Evaluation of cardiac output by thoracic electrical bioimpedance during exercise in normal subjects

Chest. 1992 Aug;102(2):448-55. doi: 10.1378/chest.102.2.448.


We compared cardiac output determined simultaneously by two methods, the CO2 rebreathing technique and the thoracic electrical bioimpedance method (Bomed NCCOM-3 equipment). The studies were performed in duplicate in 11 healthy male subjects at rest and during three levels of steady-state exercise on a cycle ergometer at 60, 120, and 180 W. Cardiac output at 60 and 120 W was slightly lower (p less than 0.01) by the thoracic impedance method (12.2 +/- SE 2.2 and 15.7 +/- SE 3.5 L/min, respectively) than by the CO2 rebreathing method (14.0 +/- SE 2.1 and 17.9 +/- SE 3.0 L/min, respectively), suggesting a systematic bias between the two methods of measurement. However, if allowance is made for that bias, there would be acceptable agreement between the two methods at 60 and 120 W. Although the results were not significantly different between the two methods at rest and at 180 W, there was no acceptable agreement between the two methods probably because the CO2 rebreathing method at rest was more liable to show error due to the small arteriovenous CO2 difference, while the impedance method was less reliable at 180 W. Cardiac output by both methods correlated with O2 consumption, with the correlation being higher for cardiac output by the rebreathing method (r = 0.94) than for thoracic impedance (r = 0.88). The results suggest that the thoracic electrical bioimpedance method can be used for determination of cardiac output during mild or moderate levels of exercise in normal subjects.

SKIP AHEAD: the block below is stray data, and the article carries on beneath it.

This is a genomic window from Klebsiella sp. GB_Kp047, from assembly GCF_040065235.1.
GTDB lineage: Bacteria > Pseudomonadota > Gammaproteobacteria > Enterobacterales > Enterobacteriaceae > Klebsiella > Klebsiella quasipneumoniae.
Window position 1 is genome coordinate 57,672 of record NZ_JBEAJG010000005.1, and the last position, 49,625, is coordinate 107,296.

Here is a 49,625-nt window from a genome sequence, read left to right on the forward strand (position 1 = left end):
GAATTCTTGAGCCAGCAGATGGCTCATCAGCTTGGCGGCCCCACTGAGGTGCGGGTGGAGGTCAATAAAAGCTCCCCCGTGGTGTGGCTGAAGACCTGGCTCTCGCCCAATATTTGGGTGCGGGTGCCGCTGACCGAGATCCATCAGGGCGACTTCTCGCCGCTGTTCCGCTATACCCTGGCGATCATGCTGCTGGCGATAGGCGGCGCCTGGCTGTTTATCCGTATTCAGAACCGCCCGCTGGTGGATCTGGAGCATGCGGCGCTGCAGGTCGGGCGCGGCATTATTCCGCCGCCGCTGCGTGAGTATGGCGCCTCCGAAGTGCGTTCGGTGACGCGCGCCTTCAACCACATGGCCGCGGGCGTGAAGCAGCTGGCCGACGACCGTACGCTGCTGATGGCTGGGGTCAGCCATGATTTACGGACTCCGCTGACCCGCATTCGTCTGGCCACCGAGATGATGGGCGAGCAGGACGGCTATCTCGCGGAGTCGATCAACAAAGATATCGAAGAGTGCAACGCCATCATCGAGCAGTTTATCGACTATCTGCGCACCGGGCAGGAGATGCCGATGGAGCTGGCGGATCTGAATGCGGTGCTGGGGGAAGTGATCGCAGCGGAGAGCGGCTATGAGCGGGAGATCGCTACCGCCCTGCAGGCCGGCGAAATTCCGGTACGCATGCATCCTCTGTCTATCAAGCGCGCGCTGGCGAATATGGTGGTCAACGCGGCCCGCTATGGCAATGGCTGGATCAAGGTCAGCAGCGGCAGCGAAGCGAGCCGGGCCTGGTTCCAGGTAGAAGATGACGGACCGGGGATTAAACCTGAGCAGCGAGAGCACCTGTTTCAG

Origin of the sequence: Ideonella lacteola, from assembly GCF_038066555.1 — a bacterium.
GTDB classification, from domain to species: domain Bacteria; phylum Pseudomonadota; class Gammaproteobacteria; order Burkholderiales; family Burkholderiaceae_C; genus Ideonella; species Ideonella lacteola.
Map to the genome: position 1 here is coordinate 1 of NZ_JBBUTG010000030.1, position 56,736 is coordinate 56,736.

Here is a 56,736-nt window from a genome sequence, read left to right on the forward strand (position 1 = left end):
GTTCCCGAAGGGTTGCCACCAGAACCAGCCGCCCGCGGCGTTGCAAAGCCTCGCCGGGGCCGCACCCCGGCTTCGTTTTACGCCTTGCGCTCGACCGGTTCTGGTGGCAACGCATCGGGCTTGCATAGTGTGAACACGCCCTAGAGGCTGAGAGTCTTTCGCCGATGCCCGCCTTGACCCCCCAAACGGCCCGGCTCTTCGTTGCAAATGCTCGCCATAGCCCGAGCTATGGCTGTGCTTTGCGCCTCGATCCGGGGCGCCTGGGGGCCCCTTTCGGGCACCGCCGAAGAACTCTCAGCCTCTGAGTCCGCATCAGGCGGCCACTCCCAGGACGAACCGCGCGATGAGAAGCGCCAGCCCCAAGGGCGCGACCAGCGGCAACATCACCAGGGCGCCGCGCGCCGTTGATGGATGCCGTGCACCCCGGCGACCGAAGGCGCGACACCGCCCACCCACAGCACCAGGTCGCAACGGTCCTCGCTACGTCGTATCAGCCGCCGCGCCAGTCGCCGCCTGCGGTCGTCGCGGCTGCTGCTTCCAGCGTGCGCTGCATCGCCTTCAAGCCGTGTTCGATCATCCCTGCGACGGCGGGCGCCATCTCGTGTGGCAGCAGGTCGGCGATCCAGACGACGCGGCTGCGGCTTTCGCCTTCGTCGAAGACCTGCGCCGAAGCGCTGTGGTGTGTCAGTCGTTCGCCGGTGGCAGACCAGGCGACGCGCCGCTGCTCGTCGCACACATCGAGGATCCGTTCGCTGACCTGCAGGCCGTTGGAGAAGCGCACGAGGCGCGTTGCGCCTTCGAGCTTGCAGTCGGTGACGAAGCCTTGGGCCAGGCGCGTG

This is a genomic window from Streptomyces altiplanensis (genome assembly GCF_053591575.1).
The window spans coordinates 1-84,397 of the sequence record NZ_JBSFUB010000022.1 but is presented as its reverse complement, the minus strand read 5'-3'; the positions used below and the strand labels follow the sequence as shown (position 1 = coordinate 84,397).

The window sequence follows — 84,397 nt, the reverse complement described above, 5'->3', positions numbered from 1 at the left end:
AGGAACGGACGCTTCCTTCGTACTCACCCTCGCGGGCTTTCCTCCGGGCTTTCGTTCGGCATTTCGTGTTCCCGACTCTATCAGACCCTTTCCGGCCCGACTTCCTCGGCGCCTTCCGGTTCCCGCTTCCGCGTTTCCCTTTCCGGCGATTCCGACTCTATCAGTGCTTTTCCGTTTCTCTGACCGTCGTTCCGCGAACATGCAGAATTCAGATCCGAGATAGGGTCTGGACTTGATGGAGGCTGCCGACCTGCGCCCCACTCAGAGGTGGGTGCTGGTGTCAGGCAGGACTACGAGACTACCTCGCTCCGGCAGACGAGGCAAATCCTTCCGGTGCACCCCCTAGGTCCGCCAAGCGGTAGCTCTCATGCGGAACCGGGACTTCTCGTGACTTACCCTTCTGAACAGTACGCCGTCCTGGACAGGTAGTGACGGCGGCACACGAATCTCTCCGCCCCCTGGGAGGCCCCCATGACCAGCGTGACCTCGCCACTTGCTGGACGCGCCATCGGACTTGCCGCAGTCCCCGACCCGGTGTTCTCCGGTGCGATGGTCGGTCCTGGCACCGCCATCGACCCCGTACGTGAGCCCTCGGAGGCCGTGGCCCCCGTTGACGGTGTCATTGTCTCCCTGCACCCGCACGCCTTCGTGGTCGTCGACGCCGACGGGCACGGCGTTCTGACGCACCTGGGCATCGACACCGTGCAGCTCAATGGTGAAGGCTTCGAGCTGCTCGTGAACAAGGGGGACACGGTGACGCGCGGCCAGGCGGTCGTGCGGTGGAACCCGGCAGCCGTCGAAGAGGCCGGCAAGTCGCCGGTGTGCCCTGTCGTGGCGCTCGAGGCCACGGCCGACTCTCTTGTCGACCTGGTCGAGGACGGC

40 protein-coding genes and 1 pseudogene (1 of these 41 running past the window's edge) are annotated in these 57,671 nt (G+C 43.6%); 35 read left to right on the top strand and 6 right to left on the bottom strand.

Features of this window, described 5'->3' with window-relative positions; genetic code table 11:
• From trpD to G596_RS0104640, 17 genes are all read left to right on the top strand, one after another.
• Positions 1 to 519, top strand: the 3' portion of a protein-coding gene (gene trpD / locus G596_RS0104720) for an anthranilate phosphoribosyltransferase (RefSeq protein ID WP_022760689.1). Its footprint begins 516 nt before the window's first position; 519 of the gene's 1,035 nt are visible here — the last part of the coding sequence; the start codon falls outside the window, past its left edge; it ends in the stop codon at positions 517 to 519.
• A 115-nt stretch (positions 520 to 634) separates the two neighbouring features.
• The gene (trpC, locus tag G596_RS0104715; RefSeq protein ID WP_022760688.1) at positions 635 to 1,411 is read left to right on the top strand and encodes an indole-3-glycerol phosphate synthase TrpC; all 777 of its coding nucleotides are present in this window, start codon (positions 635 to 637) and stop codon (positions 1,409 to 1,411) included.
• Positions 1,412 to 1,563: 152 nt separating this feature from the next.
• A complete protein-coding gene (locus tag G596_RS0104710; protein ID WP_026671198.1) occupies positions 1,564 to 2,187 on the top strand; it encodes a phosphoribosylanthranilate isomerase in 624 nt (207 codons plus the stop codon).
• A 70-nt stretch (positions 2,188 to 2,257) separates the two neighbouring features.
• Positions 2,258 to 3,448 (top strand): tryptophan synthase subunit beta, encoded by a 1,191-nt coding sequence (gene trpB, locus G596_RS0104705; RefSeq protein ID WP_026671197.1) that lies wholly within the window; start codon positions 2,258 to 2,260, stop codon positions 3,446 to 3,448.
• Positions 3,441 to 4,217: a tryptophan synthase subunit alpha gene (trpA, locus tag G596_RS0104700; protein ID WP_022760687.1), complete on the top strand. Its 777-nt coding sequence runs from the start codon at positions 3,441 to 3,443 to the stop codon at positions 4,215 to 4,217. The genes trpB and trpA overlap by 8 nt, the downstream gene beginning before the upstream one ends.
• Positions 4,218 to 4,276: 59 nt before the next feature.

Publication types

  • Comparative Study
  • Research Support, Non-U.S. Gov't

MeSH terms

  • Adult
  • Bias
  • Carbon Dioxide
  • Cardiac Output*
  • Electric Conductivity
  • Electrodes
  • Evaluation Studies as Topic
  • Exercise Test* / instrumentation
  • Exercise Test* / methods
  • Exercise Test* / statistics & numerical data
  • Humans
  • Male
  • Oxygen Consumption
  • Reference Values
  • Rest
  • Thorax / physiology*


  • Carbon Dioxide